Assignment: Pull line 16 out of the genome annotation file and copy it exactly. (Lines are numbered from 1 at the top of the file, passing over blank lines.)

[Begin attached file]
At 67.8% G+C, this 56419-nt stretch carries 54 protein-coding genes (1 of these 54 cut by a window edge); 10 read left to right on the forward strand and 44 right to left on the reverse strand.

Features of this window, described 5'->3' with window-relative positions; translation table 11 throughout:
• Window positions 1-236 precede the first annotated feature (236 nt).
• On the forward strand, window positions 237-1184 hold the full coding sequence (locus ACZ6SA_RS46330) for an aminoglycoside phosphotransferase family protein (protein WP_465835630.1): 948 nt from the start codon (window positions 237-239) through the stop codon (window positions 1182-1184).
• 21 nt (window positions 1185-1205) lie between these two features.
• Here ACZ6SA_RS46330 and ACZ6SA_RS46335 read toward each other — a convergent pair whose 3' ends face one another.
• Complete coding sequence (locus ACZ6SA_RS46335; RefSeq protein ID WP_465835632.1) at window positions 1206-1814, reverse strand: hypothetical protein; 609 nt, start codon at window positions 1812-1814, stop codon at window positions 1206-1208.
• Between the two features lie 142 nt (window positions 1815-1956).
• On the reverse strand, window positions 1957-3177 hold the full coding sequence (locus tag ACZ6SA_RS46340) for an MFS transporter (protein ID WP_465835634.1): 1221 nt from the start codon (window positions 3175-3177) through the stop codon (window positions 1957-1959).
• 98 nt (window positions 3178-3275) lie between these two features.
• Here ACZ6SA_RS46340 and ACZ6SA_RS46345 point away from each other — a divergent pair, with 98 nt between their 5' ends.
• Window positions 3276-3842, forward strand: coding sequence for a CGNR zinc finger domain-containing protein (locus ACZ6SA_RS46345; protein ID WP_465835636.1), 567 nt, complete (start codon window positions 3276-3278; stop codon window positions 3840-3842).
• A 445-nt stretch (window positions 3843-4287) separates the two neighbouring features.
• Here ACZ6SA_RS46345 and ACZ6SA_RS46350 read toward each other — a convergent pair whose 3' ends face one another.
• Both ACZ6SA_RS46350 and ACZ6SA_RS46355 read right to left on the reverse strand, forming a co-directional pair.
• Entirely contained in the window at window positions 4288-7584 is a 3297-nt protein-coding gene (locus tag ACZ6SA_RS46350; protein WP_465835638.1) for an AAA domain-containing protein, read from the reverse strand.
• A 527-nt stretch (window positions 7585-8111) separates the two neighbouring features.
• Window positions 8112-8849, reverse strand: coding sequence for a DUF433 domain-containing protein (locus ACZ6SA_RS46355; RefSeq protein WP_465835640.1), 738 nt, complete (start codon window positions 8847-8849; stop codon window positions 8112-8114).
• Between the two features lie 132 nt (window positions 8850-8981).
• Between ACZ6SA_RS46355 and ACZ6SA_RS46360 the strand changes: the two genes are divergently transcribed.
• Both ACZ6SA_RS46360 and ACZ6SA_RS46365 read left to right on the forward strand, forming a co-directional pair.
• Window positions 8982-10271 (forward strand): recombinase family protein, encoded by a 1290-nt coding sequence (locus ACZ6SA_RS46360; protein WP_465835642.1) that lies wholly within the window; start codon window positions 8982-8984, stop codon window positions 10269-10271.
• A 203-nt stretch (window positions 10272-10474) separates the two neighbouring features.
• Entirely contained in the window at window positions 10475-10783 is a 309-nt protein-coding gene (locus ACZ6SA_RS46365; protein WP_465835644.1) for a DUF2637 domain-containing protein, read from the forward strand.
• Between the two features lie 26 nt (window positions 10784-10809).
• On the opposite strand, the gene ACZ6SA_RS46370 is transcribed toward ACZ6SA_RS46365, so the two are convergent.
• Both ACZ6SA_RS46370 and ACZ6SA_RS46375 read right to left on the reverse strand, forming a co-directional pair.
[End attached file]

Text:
• Entirely contained in the window at window positions 4288-7584 is a 3297-nt protein-coding gene (locus tag ACZ6SA_RS46350; protein WP_465835638.1) for an AAA domain-containing protein, read from the reverse strand.